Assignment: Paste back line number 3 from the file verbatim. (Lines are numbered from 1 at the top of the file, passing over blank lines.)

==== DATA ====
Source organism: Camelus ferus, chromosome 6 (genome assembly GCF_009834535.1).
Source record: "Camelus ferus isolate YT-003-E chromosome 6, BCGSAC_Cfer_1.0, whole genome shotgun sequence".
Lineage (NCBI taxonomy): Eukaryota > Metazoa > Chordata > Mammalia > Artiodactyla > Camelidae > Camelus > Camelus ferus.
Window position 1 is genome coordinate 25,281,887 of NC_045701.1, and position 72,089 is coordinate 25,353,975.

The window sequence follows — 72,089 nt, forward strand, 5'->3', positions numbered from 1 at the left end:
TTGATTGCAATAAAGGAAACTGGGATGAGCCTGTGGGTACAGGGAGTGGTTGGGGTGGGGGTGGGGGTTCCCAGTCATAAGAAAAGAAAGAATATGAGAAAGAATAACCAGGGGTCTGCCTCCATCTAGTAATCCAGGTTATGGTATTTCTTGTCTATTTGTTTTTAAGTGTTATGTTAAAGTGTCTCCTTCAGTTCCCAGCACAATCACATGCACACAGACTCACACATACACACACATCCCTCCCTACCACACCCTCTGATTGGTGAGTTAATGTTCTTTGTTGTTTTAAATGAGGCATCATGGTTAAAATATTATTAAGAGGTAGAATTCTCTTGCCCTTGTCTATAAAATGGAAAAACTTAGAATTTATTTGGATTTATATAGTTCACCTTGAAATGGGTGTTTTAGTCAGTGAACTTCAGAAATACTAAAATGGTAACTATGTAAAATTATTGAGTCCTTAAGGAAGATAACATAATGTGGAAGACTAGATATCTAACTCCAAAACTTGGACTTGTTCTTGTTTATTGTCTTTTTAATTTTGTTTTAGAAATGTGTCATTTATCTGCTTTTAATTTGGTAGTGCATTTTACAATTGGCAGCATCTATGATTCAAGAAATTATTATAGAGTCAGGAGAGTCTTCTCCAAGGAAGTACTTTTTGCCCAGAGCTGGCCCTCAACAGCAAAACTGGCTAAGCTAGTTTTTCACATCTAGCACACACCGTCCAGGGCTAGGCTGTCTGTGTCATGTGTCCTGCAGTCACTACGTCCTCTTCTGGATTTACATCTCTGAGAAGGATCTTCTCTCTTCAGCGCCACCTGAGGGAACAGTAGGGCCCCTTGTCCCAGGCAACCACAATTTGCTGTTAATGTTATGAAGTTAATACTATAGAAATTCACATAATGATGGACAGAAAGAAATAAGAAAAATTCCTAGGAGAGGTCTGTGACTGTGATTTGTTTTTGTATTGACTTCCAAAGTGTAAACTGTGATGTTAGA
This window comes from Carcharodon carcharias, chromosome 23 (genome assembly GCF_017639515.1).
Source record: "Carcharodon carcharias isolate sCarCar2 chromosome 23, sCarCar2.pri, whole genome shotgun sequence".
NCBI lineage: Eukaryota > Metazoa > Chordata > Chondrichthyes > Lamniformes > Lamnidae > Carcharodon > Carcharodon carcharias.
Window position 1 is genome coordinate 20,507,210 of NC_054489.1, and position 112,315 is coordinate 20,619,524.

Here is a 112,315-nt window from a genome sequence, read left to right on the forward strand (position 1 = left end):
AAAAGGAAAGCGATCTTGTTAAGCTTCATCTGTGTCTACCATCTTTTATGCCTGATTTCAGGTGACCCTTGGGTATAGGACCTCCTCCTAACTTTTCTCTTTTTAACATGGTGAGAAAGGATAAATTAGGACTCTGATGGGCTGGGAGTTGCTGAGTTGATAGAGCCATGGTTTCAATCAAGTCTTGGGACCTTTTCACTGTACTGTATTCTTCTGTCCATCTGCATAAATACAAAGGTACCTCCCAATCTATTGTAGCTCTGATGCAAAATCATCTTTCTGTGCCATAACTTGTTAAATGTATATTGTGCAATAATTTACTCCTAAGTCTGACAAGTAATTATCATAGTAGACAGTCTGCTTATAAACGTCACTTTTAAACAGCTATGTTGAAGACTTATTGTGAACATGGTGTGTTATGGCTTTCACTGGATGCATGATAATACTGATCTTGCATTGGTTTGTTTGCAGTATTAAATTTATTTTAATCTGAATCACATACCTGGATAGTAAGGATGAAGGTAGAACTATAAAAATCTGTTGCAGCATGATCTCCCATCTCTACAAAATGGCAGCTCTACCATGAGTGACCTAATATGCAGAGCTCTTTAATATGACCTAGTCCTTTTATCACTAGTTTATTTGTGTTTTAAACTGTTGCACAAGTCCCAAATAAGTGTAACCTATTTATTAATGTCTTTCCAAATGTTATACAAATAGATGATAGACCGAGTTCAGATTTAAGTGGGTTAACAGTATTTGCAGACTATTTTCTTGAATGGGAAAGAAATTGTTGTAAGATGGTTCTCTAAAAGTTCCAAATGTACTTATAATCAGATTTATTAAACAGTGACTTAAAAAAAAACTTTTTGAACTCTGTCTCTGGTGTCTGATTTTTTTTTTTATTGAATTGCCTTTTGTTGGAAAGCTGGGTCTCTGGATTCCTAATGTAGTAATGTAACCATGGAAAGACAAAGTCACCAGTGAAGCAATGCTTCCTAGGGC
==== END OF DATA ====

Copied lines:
Lineage (NCBI taxonomy): Eukaryota > Metazoa > Chordata > Mammalia > Artiodactyla > Camelidae > Camelus > Camelus ferus.